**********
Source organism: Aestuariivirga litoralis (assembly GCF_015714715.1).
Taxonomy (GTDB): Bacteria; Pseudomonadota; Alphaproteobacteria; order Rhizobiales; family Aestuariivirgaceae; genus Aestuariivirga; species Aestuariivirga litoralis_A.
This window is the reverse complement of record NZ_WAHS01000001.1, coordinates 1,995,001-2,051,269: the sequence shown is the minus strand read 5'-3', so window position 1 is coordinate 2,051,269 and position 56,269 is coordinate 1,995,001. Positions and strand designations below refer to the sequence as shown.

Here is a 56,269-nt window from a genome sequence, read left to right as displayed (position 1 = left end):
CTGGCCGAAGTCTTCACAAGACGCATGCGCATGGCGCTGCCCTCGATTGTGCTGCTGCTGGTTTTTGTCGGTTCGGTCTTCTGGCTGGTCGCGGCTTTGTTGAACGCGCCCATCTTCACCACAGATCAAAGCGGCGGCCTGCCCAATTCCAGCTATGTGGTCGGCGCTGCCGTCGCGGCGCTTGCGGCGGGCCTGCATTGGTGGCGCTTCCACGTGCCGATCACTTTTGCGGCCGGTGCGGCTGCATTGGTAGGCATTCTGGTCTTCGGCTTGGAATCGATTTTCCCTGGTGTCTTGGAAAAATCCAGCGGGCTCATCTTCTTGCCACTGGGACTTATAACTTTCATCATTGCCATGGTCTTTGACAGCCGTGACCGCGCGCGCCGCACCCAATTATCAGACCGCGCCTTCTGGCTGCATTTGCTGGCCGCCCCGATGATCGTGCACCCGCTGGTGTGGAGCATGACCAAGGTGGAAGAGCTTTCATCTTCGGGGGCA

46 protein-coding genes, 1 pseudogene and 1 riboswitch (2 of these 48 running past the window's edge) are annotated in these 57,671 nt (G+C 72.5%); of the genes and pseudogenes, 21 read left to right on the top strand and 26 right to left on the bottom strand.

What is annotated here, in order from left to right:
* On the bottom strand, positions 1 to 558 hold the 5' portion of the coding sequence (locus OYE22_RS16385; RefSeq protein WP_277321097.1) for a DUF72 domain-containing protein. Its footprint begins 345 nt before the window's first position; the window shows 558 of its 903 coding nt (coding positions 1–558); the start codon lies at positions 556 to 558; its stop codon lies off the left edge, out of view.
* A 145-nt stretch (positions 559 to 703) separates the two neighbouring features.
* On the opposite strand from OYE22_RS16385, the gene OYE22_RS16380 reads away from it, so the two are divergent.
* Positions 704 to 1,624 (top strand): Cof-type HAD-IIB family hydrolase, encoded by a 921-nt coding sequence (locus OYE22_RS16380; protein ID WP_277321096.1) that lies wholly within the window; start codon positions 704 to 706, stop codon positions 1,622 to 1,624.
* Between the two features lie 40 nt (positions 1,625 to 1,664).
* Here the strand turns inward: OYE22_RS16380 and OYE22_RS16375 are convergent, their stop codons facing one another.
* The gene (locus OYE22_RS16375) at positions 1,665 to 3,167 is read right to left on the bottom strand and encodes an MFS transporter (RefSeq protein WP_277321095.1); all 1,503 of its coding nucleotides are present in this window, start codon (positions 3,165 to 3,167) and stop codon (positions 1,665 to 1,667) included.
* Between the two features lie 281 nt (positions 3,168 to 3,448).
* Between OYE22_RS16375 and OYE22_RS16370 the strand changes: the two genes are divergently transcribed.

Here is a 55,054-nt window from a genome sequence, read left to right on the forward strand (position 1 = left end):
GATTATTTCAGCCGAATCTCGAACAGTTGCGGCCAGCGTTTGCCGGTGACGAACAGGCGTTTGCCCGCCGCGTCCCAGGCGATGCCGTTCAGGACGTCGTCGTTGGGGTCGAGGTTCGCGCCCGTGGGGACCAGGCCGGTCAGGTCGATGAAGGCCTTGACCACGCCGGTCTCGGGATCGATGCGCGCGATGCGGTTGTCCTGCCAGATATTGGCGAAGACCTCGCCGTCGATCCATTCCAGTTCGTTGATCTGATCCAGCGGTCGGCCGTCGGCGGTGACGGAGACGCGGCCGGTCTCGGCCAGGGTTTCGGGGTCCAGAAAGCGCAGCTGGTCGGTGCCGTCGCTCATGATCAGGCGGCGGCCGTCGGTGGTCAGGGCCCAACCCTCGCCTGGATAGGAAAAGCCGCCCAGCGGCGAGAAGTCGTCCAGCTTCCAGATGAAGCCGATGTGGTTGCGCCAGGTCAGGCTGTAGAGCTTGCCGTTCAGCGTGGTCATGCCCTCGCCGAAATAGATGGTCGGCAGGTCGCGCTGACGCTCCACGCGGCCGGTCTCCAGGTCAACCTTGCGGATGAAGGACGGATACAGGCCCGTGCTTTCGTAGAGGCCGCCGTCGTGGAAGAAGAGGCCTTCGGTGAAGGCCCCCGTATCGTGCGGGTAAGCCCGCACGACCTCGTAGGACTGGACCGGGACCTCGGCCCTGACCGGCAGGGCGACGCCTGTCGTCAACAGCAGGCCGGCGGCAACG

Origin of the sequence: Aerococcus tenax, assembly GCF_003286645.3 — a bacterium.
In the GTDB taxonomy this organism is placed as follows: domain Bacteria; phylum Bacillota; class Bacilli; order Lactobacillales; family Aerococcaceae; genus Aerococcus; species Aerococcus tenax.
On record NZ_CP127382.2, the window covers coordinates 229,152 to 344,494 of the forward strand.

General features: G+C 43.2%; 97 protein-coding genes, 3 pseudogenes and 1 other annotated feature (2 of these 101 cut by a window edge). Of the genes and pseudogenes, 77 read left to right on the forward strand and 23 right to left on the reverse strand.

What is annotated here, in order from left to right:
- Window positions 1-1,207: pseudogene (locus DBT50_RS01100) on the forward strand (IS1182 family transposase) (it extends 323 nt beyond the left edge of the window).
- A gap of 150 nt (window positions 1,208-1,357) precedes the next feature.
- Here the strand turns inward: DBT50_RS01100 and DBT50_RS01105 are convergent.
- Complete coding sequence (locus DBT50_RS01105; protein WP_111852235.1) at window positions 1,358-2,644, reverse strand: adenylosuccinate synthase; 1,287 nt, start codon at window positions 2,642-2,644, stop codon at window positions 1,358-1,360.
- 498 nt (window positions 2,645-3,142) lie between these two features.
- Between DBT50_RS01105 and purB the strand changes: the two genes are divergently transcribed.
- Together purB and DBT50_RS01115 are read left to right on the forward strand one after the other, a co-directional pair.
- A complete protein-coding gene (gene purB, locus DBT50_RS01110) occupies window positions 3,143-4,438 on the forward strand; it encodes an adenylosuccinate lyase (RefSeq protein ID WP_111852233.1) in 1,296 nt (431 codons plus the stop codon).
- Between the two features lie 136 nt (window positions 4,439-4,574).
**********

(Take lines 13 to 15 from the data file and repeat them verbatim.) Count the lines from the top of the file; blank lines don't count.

* Here the strand turns inward: OYE22_RS16380 and OYE22_RS16375 are convergent, their stop codons facing one another.
* The gene (locus OYE22_RS16375) at positions 1,665 to 3,167 is read right to left on the bottom strand and encodes an MFS transporter (RefSeq protein WP_277321095.1); all 1,503 of its coding nucleotides are present in this window, start codon (positions 3,165 to 3,167) and stop codon (positions 1,665 to 1,667) included.
* Between the two features lie 281 nt (positions 3,168 to 3,448).